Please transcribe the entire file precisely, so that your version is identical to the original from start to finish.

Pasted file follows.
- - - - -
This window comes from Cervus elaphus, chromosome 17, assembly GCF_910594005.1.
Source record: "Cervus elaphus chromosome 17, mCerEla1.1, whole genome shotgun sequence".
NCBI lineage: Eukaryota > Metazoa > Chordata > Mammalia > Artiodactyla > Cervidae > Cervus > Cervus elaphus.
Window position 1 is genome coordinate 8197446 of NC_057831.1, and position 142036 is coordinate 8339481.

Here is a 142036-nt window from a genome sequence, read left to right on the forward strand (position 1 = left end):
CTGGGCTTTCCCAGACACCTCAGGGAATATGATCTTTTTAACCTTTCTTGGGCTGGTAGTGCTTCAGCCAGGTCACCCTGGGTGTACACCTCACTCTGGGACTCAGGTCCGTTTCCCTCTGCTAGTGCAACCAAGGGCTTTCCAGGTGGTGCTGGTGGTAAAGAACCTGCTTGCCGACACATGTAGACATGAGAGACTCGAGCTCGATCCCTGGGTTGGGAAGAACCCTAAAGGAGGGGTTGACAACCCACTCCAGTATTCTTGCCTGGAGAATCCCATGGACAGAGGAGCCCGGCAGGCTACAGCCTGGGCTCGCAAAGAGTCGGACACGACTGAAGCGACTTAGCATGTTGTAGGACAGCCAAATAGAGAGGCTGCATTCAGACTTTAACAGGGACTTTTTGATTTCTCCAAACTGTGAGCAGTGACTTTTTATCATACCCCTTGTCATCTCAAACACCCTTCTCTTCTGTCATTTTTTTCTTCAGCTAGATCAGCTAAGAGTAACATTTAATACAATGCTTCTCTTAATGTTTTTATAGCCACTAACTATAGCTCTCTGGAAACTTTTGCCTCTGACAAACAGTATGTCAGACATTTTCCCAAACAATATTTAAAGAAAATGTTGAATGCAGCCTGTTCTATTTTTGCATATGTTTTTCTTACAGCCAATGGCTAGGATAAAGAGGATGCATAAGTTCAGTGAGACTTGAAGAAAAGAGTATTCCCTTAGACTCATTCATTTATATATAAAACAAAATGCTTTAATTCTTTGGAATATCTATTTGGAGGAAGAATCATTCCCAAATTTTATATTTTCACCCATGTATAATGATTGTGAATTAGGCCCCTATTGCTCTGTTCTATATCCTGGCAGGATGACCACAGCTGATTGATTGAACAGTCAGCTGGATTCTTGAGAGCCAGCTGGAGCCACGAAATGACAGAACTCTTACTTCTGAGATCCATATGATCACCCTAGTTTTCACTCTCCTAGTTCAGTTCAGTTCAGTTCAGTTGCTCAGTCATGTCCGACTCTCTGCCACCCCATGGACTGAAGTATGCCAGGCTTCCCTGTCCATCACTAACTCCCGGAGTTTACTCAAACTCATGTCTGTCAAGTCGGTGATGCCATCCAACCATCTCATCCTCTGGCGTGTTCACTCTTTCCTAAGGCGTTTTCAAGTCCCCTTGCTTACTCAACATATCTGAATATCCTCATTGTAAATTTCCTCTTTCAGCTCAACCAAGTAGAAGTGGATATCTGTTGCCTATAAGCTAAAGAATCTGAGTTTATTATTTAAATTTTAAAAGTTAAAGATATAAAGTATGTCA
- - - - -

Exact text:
This window comes from Cervus elaphus, chromosome 17, assembly GCF_910594005.1.
Source record: "Cervus elaphus chromosome 17, mCerEla1.1, whole genome shotgun sequence".
NCBI lineage: Eukaryota > Metazoa > Chordata > Mammalia > Artiodactyla > Cervidae > Cervus > Cervus elaphus.
Window position 1 is genome coordinate 8197446 of NC_057831.1, and position 142036 is coordinate 8339481.

Here is a 142036-nt window from a genome sequence, read left to right on the forward strand (position 1 = left end):
CTGGGCTTTCCCAGACACCTCAGGGAATATGATCTTTTTAACCTTTCTTGGGCTGGTAGTGCTTCAGCCAGGTCACCCTGGGTGTACACCTCACTCTGGGACTCAGGTCCGTTTCCCTCTGCTAGTGCAACCAAGGGCTTTCCAGGTGGTGCTGGTGGTAAAGAACCTGCTTGCCGACACATGTAGACATGAGAGACTCGAGCTCGATCCCTGGGTTGGGAAGAACCCTAAAGGAGGGGTTGACAACCCACTCCAGTATTCTTGCCTGGAGAATCCCATGGACAGAGGAGCCCGGCAGGCTACAGCCTGGGCTCGCAAAGAGTCGGACACGACTGAAGCGACTTAGCATGTTGTAGGACAGCCAAATAGAGAGGCTGCATTCAGACTTTAACAGGGACTTTTTGATTTCTCCAAACTGTGAGCAGTGACTTTTTATCATACCCCTTGTCATCTCAAACACCCTTCTCTTCTGTCATTTTTTTCTTCAGCTAGATCAGCTAAGAGTAACATTTAATACAATGCTTCTCTTAATGTTTTTATAGCCACTAACTATAGCTCTCTGGAAACTTTTGCCTCTGACAAACAGTATGTCAGACATTTTCCCAAACAATATTTAAAGAAAATGTTGAATGCAGCCTGTTCTATTTTTGCATATGTTTTTCTTACAGCCAATGGCTAGGATAAAGAGGATGCATAAGTTCAGTGAGACTTGAAGAAAAGAGTATTCCCTTAGACTCATTCATTTATATATAAAACAAAATGCTTTAATTCTTTGGAATATCTATTTGGAGGAAGAATCATTCCCAAATTTTATATTTTCACCCATGTATAATGATTGTGAATTAGGCCCCTATTGCTCTGTTCTATATCCTGGCAGGATGACCACAGCTGATTGATTGAACAGTCAGCTGGATTCTTGAGAGCCAGCTGGAGCCACGAAATGACAGAACTCTTACTTCTGAGATCCATATGATCACCCTAGTTTTCACTCTCCTAGTTCAGTTCAGTTCAGTTCAGTTGCTCAGTCATGTCCGACTCTCTGCCACCCCATGGACTGAAGTATGCCAGGCTTCCCTGTCCATCACTAACTCCCGGAGTTTACTCAAACTCATGTCTGTCAAGTCGGTGATGCCATCCAACCATCTCATCCTCTGGCGTGTTCACTCTTTCCTAAGGCGTTTTCAAGTCCCCTTGCTTACTCAACATATCTGAATATCCTCATTGTAAATTTCCTCTTTCAGCTCAACCAAGTAGAAGTGGATATCTGTTGCCTATAAGCTAAAGAATCTGAGTTTATTATTTAAATTTTAAAAGTTAAAGATATAAAGTATGTCA